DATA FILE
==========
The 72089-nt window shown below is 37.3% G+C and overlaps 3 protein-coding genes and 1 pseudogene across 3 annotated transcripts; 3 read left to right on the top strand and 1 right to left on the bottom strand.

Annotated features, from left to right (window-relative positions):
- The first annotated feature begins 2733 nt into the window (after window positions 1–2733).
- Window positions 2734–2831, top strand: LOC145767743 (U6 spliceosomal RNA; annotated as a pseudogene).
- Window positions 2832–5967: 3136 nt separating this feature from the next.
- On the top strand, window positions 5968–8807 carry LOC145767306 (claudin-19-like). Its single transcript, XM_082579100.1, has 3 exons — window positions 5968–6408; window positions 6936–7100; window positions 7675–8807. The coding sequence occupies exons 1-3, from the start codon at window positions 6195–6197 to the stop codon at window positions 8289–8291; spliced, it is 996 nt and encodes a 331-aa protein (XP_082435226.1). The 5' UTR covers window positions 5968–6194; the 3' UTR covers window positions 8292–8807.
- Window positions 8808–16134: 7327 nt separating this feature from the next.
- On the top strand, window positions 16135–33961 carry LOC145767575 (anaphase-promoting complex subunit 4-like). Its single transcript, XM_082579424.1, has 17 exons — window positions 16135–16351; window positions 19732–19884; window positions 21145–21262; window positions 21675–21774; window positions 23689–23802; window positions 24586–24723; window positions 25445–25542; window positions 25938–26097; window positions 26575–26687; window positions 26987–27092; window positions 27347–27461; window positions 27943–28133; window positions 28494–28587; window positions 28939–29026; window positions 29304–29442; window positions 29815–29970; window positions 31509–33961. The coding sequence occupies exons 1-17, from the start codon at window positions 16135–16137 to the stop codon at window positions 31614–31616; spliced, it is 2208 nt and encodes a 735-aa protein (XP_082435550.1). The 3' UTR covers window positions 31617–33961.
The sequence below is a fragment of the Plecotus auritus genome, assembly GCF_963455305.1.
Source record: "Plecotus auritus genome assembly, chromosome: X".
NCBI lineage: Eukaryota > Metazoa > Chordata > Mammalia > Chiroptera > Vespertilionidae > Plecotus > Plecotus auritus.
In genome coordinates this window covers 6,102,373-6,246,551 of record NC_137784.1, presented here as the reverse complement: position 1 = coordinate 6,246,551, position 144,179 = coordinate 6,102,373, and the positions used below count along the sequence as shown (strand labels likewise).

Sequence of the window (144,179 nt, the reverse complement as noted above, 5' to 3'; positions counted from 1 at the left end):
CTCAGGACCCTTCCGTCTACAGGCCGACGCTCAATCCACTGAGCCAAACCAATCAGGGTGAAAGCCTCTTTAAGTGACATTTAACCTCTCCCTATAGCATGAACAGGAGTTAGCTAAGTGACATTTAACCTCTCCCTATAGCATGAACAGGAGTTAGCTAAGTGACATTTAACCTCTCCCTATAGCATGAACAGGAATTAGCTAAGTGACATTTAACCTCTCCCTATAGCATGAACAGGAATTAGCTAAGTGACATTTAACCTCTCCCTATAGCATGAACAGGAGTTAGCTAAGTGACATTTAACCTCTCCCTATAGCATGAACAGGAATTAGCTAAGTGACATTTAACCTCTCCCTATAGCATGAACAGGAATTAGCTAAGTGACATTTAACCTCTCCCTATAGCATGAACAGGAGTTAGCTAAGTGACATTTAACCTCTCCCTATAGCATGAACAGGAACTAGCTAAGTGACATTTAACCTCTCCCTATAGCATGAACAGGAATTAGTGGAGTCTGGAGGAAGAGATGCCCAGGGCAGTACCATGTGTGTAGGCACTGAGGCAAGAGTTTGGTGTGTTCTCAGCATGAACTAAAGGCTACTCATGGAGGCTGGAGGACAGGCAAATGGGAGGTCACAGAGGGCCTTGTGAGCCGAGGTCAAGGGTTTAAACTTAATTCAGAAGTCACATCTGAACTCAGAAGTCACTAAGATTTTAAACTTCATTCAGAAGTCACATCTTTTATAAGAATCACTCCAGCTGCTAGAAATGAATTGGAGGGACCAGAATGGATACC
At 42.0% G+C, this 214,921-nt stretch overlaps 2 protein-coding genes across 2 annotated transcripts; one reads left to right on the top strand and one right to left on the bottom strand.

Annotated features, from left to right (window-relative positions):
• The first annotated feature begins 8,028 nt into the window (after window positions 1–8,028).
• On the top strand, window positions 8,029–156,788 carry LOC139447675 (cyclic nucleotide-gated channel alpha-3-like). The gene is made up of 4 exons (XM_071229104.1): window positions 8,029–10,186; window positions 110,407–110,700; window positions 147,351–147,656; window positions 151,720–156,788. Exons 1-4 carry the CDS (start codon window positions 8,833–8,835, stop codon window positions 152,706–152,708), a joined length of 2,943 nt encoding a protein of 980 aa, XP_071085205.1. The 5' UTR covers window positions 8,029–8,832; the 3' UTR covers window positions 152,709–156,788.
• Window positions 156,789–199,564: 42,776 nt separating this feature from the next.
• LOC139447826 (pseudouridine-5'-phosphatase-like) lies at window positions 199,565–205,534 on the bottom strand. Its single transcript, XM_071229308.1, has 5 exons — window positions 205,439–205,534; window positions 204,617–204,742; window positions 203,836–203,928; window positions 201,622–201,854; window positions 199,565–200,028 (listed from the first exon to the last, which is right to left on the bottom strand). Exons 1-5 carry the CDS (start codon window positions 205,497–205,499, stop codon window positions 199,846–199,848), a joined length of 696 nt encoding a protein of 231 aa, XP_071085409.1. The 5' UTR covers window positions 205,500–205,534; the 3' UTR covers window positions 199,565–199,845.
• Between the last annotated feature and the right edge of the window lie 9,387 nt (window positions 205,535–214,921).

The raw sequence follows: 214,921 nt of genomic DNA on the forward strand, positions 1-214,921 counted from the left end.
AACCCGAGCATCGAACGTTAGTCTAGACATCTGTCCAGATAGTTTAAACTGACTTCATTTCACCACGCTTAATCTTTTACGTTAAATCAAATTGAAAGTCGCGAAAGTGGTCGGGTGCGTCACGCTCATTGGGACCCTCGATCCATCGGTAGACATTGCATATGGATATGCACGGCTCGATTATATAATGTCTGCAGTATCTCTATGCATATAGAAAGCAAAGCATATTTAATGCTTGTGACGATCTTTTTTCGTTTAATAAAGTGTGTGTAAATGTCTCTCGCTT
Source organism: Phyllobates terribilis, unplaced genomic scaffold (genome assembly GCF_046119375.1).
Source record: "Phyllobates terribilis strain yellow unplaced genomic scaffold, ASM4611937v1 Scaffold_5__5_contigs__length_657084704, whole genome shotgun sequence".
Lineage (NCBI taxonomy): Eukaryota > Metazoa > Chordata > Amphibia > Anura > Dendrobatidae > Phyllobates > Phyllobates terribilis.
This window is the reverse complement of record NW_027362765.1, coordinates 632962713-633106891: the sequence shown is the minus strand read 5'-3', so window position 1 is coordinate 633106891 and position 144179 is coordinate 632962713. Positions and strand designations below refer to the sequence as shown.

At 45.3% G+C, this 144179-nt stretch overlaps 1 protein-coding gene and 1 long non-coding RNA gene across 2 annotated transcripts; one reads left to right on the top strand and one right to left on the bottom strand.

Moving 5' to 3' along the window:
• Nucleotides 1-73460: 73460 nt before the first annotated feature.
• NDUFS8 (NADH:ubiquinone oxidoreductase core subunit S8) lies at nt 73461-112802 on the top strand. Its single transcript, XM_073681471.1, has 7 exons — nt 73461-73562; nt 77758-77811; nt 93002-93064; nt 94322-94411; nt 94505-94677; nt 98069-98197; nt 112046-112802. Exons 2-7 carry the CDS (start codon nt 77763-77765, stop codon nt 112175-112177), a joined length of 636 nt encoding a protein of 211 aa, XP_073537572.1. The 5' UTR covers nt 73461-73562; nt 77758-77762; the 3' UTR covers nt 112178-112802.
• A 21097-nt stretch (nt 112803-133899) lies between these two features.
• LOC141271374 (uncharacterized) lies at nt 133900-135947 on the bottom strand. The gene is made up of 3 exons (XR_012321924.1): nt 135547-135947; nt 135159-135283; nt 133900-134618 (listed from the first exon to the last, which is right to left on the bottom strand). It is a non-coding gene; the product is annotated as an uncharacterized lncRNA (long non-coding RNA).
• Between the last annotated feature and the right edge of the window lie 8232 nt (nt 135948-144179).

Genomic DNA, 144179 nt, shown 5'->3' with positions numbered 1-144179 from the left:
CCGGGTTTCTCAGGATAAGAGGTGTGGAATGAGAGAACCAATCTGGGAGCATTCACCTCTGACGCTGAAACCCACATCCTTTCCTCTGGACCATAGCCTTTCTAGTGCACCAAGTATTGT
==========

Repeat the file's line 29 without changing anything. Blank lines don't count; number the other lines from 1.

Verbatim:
Moving 5' to 3' along the window: